Homeless Rural Vets Find A Place To Call Home

fromWNPR

This month, more than a dozen homeless veterans will finally have a place to call their own, thanks to the American Legion.

The organization's post in a small Connecticut town has been working for a decade on a unique project to create not transitional but permanent supportive housing in their rural community.

For 55-year-old Army veteran Jeff MacDonald, the new facility in Jewett City, Conn., was like "winning the lottery."

"Never did I have a house or my own place or nothing," MacDonald says while walking through his new apartment. "That's why I'm always outside."

MacDonald is one of 15 homeless veterans who will live in the renovated American Legion Post. When he got the news, MacDonald says he cried. He has spent the past 22 years drifting from place to place, and battling alcoholism along the way. Now, he's awestruck by the idea that he'll have his own home.

Jewett City is in southeastern Connecticut, a rural town that lost its major textile industry when the mills closed after World War II. It's a quiet community with a Main Street that's quintessential New England. Everything you need is a short walk away.

A popular destination is Arremony's Bakery, just a few feet away from the American Legion Post. It was there that Navy veteran William Czmyr first hatched his idea to help homeless veterans by creating apartments for them.

American Legion Post Cmdr. Mark Czmyr and his father, Navy veteran William Czmyr, originated the idea to create permanent apartments for homeless vets in Jewett City, Conn. i i

American Legion Post Cmdr. Mark Czmyr and his father, Navy veteran William Czmyr, originated the idea to create permanent apartments for homeless vets in Jewett City, Conn. Lucy Nalpathanchil for NPR hide caption

itoggle caption Lucy Nalpathanchil for NPR
American Legion Post Cmdr. Mark Czmyr and his father, Navy veteran William Czmyr, originated the idea to create permanent apartments for homeless vets in Jewett City, Conn.

American Legion Post Cmdr. Mark Czmyr and his father, Navy veteran William Czmyr, originated the idea to create permanent apartments for homeless vets in Jewett City, Conn.

Lucy Nalpathanchil for NPR

"There are veterans out there that are having it kind of rough; trying to get things back together," Czmyr says. "They come out of the military, and somewhere along the line they made the wrong turn."

The Legion post in Jewett City had an abundance of space, so Czmyr organized a committee 10 years ago to work on raising money to renovate the building. From the very beginning, the idea was to provide permanent supportive housing where veterans could stay as long as it took for them to become independent.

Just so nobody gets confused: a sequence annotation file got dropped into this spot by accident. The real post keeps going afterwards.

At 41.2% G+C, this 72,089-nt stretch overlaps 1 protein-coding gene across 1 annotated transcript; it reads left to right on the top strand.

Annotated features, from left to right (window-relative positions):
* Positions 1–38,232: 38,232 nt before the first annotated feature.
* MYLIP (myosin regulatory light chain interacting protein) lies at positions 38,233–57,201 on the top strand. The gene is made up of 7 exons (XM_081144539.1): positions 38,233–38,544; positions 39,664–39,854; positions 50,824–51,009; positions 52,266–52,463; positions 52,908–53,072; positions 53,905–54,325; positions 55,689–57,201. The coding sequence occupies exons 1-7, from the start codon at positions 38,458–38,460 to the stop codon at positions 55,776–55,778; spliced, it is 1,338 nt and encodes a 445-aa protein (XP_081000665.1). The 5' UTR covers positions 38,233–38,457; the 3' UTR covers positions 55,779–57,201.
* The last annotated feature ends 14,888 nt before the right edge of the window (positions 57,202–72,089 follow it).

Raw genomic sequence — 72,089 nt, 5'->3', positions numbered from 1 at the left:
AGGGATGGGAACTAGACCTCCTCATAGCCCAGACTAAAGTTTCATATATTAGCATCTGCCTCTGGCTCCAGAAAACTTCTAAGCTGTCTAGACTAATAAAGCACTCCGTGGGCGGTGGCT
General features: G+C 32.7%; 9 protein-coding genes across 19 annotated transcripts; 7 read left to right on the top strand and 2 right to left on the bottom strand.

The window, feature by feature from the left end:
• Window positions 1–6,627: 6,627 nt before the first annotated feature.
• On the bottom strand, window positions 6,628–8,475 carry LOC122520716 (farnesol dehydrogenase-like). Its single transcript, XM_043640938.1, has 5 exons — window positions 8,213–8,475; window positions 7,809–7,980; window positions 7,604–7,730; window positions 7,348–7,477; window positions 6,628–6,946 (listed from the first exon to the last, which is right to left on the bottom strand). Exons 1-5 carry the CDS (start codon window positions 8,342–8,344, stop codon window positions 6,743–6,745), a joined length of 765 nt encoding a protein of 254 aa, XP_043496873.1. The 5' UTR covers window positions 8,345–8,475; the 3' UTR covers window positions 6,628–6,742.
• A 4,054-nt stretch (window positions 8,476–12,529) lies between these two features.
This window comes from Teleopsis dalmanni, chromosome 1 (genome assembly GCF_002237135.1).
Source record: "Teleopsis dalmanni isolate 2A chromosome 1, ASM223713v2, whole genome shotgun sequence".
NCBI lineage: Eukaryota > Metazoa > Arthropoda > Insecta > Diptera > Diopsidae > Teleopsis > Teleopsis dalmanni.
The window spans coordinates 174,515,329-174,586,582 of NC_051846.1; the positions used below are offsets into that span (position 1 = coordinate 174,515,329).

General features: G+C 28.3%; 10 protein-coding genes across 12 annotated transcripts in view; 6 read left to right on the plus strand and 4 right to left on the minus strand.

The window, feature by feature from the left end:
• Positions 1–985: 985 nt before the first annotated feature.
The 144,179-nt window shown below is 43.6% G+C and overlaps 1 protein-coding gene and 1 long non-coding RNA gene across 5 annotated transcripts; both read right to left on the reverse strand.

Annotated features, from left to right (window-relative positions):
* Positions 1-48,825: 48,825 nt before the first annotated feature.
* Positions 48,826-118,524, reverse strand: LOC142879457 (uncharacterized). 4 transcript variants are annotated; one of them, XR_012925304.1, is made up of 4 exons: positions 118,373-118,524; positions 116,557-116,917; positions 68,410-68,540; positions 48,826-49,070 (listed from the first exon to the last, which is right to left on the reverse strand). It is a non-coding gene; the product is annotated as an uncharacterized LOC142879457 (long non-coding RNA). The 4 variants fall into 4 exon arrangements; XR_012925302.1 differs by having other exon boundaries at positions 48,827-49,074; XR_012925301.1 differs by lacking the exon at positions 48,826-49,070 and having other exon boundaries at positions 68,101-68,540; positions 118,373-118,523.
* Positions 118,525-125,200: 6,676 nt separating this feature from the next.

The location piqued the interest of the Department of Veterans Affairs immediately.

"Homelessness is a problem in rural areas in southeast Connecticut as in many rural areas in America," says Laurie Harkness, director of the VA's Errera Center in Connecticut.

The VA is in the third year of an initiative to end homelessness, but the biggest challenge remains in rural communities where the VA has had a hard time connecting with veterans. For example, it could take a veteran in Jewett City more than an hour to get to one of Connecticut's two VA hospitals.

Post Cmdr. Mark Czmyr, William Czmyr's son, says this is why the Legion wanted to provide housing to veterans living in the eastern part of the state.

"If they were homeless and looking for a place to live, they may have to go to New Haven or Hartford [and] be displaced from an area that they know," Mark Czmyr says.

Federal VA housing vouchers known as HUD-VASH will pay the rent for each veteran. Caseworkers and medical staff from the VA will also come to the men and women living in the building.

In late June, the town of Jewett City turned out to officially open the $6 million renovated apartment building and American Legion Post.

Harkness says Jewett City could be a model for other communities. She says ideas like this come up all the time, but this rural town has something not found in very many places.

"This is the first project that I've ever been involved in where there was no 'not in my backyard,' " Harkness says. "Everybody supported it."

The uniqueness of this project garnered $200,000 in federal government funds. The American Legion also received sizable grants from the state of Connecticut, as well as private donations.

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